Chapter Fifty-Eight: Handlooms and Digital

The seventh of August is celebrated as National Handloom Day, a day to honour and empower India's traditional weavers and artisans. But if you're wondering what does the handloom industry have to do with the digital, this week's TypeRight takes a dive into DEF's (Digital Empowerment Foundation) work surrounding digital and financial inclusion of the handloom weavers and artisans, and also our DigiKargha initiative.

On 7th August, 1905, the Swadeshi Movement was launched in Town Hall, Calcutta, as part of the larger Indian independence struggle, responding to the British orders of partitioning Bengal. One of the core ideas, from which last decades Make in India has been inspired, was the boycott of foreign goods and a focus on locally made, handloom clothes. It was in commemoration of this that 110 years later in 2015, the first national handloom day was inaugurated.

What happens in the handloom sector is just as with government trying to enact welfare schemes in any other disconnected area. One may disagree or debate about the number or degree of schemes and other packages that are being given to support the weavers, but at a level of implementation, they run into problems. There is little awareness of these schemes, and adding to the woes is a lack of markets and marketing strategies, along with low wages and unfair competition.

DEF decided to intervene to fix some of these issues: to get the creators in with newer designs and marketing strategies, improve outreach, and try and sort out the asymmetry between the weavers and the middlemen. This asymmetry had already made several handloom weavers leave the field in search of profitable jobs. Bringing connectivity and digital access would also mean opening up markets to wider customers, saving costs of brick and mortar stores. Even though there were government attempts to try and do this, they did not take off as intended.

Chanderi in Madhya Pradesh was the first cluster DEF went to. DEF's founder-director, Osama Manzar, remembers how they had started work in the place:

"At Digital Empowerment Foundation, we started looking at the handloom and artisan sector in 2009 with our successful interventions in Chanderi. I still remember when we had gone to Chanderi to set up a digital resource center, the municipality did not even have an ATM there, and of course no Internet among many missing basic infrastructure," he writes in his article on LinkedIn. (The full article, a personal and emotional journey by the author, can be read here. )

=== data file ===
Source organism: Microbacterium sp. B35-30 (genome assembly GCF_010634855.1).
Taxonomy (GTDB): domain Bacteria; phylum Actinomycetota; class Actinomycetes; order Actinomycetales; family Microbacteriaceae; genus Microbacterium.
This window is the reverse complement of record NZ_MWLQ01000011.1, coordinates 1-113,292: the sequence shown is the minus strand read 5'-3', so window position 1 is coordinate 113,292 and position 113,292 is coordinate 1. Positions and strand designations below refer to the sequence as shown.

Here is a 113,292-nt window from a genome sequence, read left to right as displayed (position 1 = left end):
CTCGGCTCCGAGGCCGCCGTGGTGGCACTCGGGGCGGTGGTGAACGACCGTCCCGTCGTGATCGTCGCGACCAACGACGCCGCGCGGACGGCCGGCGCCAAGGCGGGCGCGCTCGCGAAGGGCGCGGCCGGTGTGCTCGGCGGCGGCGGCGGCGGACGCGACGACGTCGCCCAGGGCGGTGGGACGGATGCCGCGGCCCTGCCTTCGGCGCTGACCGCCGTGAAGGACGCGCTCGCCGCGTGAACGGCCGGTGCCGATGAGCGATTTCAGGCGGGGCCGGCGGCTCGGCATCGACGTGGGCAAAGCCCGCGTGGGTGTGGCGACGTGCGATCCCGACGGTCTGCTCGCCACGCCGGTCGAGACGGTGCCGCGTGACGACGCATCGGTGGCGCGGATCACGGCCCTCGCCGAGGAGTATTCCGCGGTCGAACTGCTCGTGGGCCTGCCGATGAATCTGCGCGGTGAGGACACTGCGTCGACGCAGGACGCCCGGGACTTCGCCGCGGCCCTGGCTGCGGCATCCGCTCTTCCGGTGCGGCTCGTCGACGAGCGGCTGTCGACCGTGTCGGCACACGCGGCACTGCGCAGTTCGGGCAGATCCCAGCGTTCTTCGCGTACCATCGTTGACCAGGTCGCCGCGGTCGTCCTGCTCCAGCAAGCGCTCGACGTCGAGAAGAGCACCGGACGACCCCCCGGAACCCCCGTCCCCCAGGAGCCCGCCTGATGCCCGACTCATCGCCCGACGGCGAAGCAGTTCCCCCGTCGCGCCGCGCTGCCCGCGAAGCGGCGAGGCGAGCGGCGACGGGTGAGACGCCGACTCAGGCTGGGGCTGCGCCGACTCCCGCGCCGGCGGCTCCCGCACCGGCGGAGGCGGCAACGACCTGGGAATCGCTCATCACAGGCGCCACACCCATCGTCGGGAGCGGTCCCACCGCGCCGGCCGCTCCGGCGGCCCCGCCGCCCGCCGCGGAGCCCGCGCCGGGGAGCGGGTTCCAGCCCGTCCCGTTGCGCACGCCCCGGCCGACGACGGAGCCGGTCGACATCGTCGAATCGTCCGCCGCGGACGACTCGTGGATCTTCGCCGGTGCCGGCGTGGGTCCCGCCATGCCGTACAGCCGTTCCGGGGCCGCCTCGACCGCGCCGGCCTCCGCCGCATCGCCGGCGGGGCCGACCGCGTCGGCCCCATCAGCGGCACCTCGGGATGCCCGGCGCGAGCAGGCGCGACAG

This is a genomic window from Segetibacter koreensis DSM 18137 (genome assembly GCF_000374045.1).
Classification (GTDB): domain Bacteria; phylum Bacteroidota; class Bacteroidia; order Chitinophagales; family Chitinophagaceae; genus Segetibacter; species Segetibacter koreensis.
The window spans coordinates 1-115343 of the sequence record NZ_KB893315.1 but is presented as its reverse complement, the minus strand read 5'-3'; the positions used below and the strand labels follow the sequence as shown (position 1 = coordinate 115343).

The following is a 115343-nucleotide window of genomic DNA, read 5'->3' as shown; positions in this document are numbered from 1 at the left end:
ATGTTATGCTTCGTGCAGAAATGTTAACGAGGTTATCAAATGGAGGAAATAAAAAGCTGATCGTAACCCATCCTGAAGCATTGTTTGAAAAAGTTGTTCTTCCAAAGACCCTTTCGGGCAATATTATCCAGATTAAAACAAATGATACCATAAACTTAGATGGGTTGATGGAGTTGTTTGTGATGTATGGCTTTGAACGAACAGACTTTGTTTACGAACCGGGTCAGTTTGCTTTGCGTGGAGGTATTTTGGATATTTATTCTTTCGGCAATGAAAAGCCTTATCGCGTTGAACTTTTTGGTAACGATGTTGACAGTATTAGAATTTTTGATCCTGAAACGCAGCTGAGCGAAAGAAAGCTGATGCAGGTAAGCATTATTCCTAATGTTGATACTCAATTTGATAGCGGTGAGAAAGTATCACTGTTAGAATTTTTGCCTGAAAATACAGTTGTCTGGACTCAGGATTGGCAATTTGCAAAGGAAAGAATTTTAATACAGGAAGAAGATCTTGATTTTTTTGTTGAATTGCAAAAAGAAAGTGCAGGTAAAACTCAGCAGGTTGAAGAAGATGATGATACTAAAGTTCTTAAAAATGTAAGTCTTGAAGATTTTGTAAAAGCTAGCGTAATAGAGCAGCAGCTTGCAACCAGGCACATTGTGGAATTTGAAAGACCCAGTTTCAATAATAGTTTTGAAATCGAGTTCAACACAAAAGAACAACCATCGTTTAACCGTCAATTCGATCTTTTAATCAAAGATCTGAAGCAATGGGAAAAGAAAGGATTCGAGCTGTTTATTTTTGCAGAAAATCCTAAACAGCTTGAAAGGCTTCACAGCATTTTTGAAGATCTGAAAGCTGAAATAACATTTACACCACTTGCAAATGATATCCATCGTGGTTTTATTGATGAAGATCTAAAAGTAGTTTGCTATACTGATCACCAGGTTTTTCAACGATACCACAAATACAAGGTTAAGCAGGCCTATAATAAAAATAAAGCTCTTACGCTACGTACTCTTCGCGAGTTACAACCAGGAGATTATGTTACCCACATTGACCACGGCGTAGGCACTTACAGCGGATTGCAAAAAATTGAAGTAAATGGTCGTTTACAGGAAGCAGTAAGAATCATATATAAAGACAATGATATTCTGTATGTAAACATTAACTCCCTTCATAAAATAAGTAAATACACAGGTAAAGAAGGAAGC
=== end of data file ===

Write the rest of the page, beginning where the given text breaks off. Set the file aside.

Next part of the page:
This pioneering video of Chanderiyaan project was donated by Intel who had made this for Intel Ad on TV taking Chanderiyaan as an example.

From an article on Chanderiyaan initiative in the William Davidson Institute Publishing, University of Michigan:

Chanderiyaan was an initiative of DEF India focused on integrating digital inclusion into the handloom sector of Chanderi, Madhya Pradesh in north-central India. In addition to its original focus on the digitisation of the indigenous handloom business, Chanderiyaan had grown into a full-fledged organisation involved in the design, manufacture, marketing, and sales of handloom saris and other dress materials.

From the Chanderiyaan Website

Work in Chanderi began with an integrated digital cluster, and ICT Resource centre. It was a joint initiative of DEF and MeITy's (Ministry of Communications and Information Technology) Media Lab Asia, and later many other organisations like Internet Society (ISoC), Microsoft, Nokia, Ericsson, and Mphasis joined to take forward the role of digital interventions in the handloom and artisan sector.

Photo by DEF from the digital archive of Chanderi

The digital intervention in Chanderi started with digital literacy and setting up a design studio to introduce textile and pattern designs to the local community of weavers through CAD/CAM. A computer lab was set up initially, followed by a few Jaquard machines that created designs on the fabric. Digital designing reduced time. And most importantly, local ownership and agency was key in the whole process.